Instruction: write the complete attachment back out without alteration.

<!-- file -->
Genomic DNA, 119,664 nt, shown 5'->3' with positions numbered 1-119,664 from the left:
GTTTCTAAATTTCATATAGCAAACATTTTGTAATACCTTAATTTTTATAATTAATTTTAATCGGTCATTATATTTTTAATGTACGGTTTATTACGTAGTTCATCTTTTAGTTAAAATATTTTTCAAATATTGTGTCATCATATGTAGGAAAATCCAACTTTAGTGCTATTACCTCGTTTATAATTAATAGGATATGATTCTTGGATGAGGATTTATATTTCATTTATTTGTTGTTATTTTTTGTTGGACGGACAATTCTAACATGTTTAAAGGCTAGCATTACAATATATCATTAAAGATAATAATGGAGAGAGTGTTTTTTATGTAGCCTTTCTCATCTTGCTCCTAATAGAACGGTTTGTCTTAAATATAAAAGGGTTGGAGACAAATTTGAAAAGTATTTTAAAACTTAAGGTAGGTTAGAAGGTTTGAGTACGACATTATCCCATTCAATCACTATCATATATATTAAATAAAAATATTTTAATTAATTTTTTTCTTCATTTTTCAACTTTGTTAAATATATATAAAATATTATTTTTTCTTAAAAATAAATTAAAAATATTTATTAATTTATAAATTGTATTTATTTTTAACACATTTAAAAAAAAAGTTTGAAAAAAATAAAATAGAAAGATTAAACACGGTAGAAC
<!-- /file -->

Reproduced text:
Genomic DNA, 119,664 nt, shown 5'->3' with positions numbered 1-119,664 from the left:
GTTTCTAAATTTCATATAGCAAACATTTTGTAATACCTTAATTTTTATAATTAATTTTAATCGGTCATTATATTTTTAATGTACGGTTTATTACGTAGTTCATCTTTTAGTTAAAATATTTTTCAAATATTGTGTCATCATATGTAGGAAAATCCAACTTTAGTGCTATTACCTCGTTTATAATTAATAGGATATGATTCTTGGATGAGGATTTATATTTCATTTATTTGTTGTTATTTTTTGTTGGACGGACAATTCTAACATGTTTAAAGGCTAGCATTACAATATATCATTAAAGATAATAATGGAGAGAGTGTTTTTTATGTAGCCTTTCTCATCTTGCTCCTAATAGAACGGTTTGTCTTAAATATAAAAGGGTTGGAGACAAATTTGAAAAGTATTTTAAAACTTAAGGTAGGTTAGAAGGTTTGAGTACGACATTATCCCATTCAATCACTATCATATATATTAAATAAAAATATTTTAATTAATTTTTTTCTTCATTTTTCAACTTTGTTAAATATATATAAAATATTATTTTTTCTTAAAAATAAATTAAAAATATTTATTAATTTATAAATTGTATTTATTTTTAACACATTTAAAAAAAAAGTTTGAAAAAAATAAAATAGAAAGATTAAACACGGTAGAAC